A local guide is of great value. To select a knowledgeable, reputable guide, we recommend asking at your hotel for recommendations and rates. We particularly recommend that you hire a car with an English-speaking driver/guide when you are in Mexico City, because there is a higher incidence of crime there, some involving cabs. But safety isn’t the only reason: a guide can greatly enhance your sightseeing experience. If you have several people in your group, then a car and driver is frequently less costly than a package bus tour, and much more personal.

Health:


WATER: Because some people get sick when drinking any water that is different from what they are used to at home, we suggest you use bottled water. Many of the deluxe hotels purify their water and if so, it is safe to drink. If your accommodations have a kitchenette, you can always boil water before using it. Almost all hotels serve their drinks with ice made from purified water. If in doubt, ask. When driving, it is a good idea to buy some bottled water to drink along the way. When visiting archaeological sites, be sure to carry a few bottles of water with you. It is not always available to buy and you will need a refreshing drink while exploring the ruins and climbing pyramids!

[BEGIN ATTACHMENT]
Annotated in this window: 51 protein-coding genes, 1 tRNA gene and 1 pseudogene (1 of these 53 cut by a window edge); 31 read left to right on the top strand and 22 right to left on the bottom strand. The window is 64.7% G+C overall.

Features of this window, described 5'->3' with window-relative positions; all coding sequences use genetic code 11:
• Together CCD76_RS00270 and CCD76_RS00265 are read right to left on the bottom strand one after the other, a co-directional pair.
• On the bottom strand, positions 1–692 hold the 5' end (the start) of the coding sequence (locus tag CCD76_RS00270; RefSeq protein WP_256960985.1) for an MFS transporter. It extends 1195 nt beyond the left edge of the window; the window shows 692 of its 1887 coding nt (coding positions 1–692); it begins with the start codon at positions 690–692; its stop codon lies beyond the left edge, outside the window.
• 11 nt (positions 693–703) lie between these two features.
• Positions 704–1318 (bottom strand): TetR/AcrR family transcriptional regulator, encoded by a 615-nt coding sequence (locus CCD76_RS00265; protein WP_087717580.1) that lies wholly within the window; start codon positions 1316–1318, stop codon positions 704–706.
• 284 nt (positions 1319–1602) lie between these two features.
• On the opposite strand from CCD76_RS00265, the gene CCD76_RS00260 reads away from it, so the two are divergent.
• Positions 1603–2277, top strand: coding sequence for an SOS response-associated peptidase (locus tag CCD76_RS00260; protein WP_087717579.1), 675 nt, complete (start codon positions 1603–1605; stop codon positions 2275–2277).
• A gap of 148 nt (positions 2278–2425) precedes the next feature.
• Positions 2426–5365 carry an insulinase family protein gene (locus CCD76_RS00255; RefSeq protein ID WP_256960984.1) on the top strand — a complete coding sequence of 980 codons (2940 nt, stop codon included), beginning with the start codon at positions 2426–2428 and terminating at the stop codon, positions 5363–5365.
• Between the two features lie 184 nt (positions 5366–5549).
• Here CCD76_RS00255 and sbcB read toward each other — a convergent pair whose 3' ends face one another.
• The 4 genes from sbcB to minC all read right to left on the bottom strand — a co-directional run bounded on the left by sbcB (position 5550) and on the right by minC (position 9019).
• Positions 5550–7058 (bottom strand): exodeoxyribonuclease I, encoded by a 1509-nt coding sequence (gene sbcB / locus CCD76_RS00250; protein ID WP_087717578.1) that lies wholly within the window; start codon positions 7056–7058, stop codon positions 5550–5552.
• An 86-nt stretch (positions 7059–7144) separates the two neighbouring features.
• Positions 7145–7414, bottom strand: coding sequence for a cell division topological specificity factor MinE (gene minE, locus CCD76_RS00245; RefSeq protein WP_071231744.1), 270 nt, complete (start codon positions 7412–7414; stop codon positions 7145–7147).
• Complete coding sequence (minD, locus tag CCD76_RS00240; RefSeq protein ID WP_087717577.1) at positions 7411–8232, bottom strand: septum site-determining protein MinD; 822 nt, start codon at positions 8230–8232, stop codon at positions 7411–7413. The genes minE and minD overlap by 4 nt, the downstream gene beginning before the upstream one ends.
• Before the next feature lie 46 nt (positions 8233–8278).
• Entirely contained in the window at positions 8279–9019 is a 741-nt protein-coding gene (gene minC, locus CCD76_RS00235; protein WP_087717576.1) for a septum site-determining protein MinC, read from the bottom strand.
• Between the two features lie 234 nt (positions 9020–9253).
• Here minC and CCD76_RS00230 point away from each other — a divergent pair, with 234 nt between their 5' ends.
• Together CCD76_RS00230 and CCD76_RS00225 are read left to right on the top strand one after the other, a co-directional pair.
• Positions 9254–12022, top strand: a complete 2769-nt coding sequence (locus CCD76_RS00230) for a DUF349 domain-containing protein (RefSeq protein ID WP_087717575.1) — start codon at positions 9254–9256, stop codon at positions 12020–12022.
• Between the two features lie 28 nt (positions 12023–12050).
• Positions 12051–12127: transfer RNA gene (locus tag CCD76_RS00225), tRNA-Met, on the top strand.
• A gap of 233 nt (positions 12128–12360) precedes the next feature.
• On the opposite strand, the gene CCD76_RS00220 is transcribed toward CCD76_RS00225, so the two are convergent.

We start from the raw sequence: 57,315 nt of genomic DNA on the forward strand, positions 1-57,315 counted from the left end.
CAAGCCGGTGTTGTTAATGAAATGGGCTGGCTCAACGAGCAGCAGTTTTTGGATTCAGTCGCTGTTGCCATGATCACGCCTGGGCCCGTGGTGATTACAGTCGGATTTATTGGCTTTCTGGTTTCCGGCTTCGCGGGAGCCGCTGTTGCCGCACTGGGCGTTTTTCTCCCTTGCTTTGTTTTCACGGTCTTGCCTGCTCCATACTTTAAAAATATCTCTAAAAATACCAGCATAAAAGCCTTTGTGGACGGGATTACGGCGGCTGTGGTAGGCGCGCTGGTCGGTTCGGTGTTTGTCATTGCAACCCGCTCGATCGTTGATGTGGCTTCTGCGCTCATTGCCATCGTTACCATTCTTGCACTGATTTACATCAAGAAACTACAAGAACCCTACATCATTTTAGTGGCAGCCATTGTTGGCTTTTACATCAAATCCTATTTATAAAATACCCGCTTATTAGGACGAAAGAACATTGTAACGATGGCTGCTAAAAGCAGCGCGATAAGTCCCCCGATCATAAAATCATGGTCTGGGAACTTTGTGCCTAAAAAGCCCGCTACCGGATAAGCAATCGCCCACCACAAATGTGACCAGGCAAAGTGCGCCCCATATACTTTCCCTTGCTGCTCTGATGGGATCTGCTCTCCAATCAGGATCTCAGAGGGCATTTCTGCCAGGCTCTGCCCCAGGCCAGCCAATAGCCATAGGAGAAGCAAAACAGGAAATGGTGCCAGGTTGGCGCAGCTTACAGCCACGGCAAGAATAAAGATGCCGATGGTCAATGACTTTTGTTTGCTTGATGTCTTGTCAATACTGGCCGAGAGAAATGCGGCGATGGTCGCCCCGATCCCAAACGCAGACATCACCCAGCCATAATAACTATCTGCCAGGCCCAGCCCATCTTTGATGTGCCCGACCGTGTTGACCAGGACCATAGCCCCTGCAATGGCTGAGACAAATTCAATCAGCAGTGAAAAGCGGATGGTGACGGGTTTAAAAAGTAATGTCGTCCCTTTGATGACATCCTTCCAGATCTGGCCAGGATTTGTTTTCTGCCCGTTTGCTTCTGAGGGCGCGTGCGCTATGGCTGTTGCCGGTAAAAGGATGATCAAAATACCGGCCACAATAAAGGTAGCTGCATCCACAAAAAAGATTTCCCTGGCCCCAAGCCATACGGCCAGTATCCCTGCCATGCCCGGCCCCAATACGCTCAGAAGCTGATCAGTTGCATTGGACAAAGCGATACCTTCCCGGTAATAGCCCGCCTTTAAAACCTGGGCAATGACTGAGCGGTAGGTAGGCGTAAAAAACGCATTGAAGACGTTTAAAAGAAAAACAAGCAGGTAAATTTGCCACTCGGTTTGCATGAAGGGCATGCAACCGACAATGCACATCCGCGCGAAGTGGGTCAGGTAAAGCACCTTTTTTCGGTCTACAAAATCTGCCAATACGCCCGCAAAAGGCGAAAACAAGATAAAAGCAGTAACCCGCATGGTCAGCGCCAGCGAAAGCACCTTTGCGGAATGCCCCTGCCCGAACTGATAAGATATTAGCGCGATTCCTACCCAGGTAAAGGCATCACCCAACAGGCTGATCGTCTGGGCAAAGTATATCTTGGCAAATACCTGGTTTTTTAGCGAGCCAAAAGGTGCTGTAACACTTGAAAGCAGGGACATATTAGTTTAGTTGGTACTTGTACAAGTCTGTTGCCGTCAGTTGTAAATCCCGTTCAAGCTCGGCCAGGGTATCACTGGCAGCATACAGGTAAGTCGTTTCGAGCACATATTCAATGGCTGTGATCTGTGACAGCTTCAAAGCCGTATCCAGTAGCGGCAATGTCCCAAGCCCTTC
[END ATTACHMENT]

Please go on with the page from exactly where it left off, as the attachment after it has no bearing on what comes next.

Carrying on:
FOOD: Don’t buy food at roadside stands. Although you might be tempted because the aroma is usually bewitching, just remember there is little sanitation available at these stands so it difficult to wash hands or utensils to meet high standards of sanitation. Avoid seafood, fruits, and vegetables that you have not peeled yourself or that cannot be cooked. Also avoid unpasteurized dairy products.


Language:


Spanish is the official language in Mexico. In cities or popular resort areas, almost all of the hotels have English-speaking staff available to help you. In some of the more remote areas, you might encounter situations where English is not spoken. Under Vocabulary we have given a few common words to help you get along. However, the best bet is to carry a small pocket-sized dictionary and point to some of the words if you need assistance. There should never be a problem checking into your hotel because the receptionist will have your name if you have a reservation. Carry your confirmation with you to make check-in easier.